budget

Deficits to grow by $7.6 trillion over next 10 years

The Congressional Budget Office expects budget deficits to grow by $7.62 trillion between 2015 and 2024 despite a rise in tax revenue. That, according to updated budget projections released yesterday.

The nonpartisan fiscal research office expects budget deficits to hit $492 billion in 2014, or 2.8% of gross domestic product (GDP), and $469 billion in 2015 before beginning to rise again. By 2020, the budget deficit will hit $804 billion, or 3.5% of the economy.

The main drivers of federal spending are entitlements, known budget language as “mandatory spending” or “autopilot spending,” and debt service. These budgetary items will consume nearly 74% of the federal budget over the 10-year budget window.

Though tax revenues will eclipse $4.9 trillion, or 18.3% of GDP, by 2024, spending will continue to rise at an unsustainable pace. The federal government will spend nearly $6 trillion in that same year. The federal government will spend nearly $48.2 trillion over the course of this timeframe.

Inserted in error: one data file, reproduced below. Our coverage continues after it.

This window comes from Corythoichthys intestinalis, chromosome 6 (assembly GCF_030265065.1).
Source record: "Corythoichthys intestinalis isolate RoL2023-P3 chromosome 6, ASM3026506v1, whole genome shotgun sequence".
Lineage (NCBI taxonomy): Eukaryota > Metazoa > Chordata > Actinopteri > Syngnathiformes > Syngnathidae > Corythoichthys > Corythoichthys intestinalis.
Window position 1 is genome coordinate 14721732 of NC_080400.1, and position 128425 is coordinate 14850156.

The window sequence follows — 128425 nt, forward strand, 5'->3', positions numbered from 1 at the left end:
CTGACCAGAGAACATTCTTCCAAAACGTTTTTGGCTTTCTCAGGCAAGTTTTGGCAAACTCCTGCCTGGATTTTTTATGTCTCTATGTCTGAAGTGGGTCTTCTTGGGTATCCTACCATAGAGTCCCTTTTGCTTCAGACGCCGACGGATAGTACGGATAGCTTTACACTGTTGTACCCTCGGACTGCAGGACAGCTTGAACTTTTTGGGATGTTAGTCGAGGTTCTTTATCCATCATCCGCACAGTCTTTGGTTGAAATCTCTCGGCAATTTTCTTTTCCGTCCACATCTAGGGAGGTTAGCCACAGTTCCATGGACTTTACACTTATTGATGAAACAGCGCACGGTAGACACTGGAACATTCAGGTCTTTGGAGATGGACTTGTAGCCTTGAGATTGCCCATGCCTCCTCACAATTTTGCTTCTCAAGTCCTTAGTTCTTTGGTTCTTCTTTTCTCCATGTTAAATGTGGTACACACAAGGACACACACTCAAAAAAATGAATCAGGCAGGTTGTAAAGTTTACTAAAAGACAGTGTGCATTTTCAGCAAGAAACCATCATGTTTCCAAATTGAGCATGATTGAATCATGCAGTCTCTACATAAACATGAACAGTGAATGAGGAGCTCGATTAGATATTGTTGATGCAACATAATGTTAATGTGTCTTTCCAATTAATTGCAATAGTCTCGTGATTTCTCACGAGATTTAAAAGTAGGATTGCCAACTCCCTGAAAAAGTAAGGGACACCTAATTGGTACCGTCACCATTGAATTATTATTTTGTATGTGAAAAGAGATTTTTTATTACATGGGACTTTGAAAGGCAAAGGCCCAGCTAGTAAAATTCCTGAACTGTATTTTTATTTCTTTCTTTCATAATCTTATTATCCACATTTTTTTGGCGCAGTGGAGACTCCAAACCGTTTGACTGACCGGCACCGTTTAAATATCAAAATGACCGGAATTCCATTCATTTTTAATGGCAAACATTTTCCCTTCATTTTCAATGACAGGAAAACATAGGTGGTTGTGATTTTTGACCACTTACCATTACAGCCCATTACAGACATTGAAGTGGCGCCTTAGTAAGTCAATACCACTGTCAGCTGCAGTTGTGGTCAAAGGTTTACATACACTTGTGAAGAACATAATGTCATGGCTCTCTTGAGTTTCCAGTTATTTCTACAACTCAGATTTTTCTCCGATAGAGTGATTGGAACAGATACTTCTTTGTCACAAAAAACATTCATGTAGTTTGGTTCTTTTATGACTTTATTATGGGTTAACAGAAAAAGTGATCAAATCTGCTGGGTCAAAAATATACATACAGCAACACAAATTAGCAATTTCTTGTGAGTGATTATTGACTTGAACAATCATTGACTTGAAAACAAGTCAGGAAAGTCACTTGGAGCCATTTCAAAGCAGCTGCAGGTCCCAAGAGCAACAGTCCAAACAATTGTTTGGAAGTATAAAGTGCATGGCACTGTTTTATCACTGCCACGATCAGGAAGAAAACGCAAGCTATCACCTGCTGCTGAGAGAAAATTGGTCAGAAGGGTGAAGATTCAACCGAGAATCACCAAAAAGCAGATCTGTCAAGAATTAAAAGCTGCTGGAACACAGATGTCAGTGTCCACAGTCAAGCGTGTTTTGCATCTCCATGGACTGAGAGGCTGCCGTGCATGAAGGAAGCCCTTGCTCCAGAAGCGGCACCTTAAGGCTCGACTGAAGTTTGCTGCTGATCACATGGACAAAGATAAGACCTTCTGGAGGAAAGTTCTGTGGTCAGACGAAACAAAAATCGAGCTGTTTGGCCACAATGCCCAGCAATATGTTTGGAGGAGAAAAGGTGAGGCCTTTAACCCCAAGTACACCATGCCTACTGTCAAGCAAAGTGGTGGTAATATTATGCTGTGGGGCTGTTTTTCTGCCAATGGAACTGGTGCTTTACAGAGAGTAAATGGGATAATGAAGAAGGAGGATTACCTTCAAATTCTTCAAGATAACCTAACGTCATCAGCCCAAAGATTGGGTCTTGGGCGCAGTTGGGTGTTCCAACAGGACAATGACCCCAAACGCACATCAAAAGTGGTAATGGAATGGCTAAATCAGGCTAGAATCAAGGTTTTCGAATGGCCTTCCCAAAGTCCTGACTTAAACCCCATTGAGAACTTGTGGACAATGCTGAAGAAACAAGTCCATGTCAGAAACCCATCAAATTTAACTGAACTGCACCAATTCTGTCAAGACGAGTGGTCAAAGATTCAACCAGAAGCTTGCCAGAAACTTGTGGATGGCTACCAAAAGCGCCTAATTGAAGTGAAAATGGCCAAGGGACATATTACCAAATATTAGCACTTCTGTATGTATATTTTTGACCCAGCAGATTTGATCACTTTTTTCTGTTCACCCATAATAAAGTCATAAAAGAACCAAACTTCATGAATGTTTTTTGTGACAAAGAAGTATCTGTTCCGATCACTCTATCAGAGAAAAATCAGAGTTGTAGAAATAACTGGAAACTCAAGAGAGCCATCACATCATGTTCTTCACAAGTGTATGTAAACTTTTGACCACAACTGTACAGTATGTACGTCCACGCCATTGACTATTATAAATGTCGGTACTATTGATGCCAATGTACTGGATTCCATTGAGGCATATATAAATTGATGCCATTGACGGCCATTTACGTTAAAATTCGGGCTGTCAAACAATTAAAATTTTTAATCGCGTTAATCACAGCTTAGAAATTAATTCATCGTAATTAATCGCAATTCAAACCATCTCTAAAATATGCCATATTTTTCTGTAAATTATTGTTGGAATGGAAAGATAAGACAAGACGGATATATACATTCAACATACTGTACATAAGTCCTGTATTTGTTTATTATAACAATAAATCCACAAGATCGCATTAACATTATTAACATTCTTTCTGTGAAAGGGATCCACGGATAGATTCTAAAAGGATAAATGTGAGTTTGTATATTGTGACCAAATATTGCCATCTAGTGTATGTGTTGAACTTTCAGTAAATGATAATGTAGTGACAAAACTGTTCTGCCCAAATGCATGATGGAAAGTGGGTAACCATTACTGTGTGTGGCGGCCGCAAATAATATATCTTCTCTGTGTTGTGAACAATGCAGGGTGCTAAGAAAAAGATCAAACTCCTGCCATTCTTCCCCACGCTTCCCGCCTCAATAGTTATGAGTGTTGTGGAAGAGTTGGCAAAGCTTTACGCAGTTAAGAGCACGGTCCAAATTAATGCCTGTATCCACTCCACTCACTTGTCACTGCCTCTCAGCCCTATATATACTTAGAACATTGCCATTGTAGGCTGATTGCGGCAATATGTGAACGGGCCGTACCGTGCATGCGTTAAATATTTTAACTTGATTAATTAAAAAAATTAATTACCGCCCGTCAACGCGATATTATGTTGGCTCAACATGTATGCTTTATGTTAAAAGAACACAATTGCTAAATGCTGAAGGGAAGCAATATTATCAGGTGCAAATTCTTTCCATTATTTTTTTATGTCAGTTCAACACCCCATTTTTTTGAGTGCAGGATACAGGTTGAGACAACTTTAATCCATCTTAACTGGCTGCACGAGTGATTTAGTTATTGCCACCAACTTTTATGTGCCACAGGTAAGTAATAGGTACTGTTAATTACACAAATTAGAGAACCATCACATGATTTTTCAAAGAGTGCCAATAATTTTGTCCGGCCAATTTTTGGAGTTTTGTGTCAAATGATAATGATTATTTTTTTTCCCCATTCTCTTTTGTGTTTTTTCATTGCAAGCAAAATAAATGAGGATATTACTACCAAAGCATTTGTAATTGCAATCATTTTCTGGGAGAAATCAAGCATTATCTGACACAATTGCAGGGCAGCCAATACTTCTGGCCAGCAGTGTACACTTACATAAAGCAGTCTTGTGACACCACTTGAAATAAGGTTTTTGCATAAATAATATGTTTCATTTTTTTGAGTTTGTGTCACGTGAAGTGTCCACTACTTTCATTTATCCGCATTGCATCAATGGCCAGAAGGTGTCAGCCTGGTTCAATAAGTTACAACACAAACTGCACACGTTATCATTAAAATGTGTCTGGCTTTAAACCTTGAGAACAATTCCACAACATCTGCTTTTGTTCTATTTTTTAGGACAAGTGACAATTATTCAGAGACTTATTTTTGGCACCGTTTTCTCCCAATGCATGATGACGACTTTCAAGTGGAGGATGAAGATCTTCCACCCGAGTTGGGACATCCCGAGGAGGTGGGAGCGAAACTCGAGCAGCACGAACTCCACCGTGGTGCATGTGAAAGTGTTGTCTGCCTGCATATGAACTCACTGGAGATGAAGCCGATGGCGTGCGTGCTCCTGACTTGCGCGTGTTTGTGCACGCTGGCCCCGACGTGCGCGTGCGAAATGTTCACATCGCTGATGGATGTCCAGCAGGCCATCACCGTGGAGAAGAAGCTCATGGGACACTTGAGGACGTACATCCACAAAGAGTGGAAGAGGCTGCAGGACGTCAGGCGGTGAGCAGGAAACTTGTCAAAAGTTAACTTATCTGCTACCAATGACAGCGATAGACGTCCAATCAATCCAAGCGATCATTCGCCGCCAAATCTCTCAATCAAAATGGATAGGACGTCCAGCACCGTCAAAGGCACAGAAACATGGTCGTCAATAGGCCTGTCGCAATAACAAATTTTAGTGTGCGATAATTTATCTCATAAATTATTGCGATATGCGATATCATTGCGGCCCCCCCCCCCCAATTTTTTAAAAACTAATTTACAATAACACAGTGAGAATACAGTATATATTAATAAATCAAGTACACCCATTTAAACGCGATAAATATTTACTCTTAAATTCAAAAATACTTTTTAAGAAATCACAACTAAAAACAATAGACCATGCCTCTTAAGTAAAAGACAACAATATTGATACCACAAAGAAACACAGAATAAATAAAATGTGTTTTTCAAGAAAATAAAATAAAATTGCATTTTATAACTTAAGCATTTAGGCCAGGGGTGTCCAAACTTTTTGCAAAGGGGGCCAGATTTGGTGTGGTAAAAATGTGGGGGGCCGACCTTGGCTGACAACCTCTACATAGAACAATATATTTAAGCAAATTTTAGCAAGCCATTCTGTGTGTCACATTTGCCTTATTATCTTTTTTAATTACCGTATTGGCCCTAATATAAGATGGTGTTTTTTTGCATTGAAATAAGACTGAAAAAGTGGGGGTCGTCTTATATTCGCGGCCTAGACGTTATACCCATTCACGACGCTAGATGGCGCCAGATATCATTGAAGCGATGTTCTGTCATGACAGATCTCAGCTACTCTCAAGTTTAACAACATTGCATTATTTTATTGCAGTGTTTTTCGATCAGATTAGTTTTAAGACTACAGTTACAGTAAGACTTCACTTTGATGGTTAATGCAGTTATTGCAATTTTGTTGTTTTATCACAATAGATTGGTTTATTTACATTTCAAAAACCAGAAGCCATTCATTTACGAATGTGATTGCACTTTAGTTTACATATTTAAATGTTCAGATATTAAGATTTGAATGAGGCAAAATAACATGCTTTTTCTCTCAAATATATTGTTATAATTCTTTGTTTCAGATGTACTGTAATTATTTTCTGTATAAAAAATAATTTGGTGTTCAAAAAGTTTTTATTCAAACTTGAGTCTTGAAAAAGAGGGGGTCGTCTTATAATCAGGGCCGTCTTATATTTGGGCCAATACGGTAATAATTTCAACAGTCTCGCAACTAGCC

Added together, taxpayers will be hit with $7.62 trillion in budget deficits over the 10 year budget window. The share of the national debt held by the public will eclipse $20 trillion by 2024. This, despite higher than average tax revenues collected by the federal government.

The Congressional Budget Office warns of potentially dire consequences if federal lawmakers don’t act soon to deal with the threats to the United States’ long-term prosperity.

Only two House Democrats support Obama’s budget

Rep. Mick Mulvaney (R-SC) did something yesterday that no House Democrat would dare do. The South Carolina conservative presented President Barack Obama’s tax and spend FY 2015 budget for a floor vote.

The budget unveiled by President Obama last month relies upon $3.5 trillion in higher than expected revenues to the federal government over the next 10 years. The increased revenues rely on rosy economic growth scenarios as well as $1 trillion in new taxes to finance a budget that never comes into balance.

The White House’s budget, however, failed to gain any real support when it was presented on the House floor. It was defeated by a 2 to 413 vote. The two votes came from Reps. Mary Kaptur (D-OH) and Jim Moran (D-VA).

President Obama’s budget was just one of several offered as amendments on the floor yesterday before the final vote on House Budget Committee Chairman Paul Ryan’s (R-WI) “Path to Prosperity.”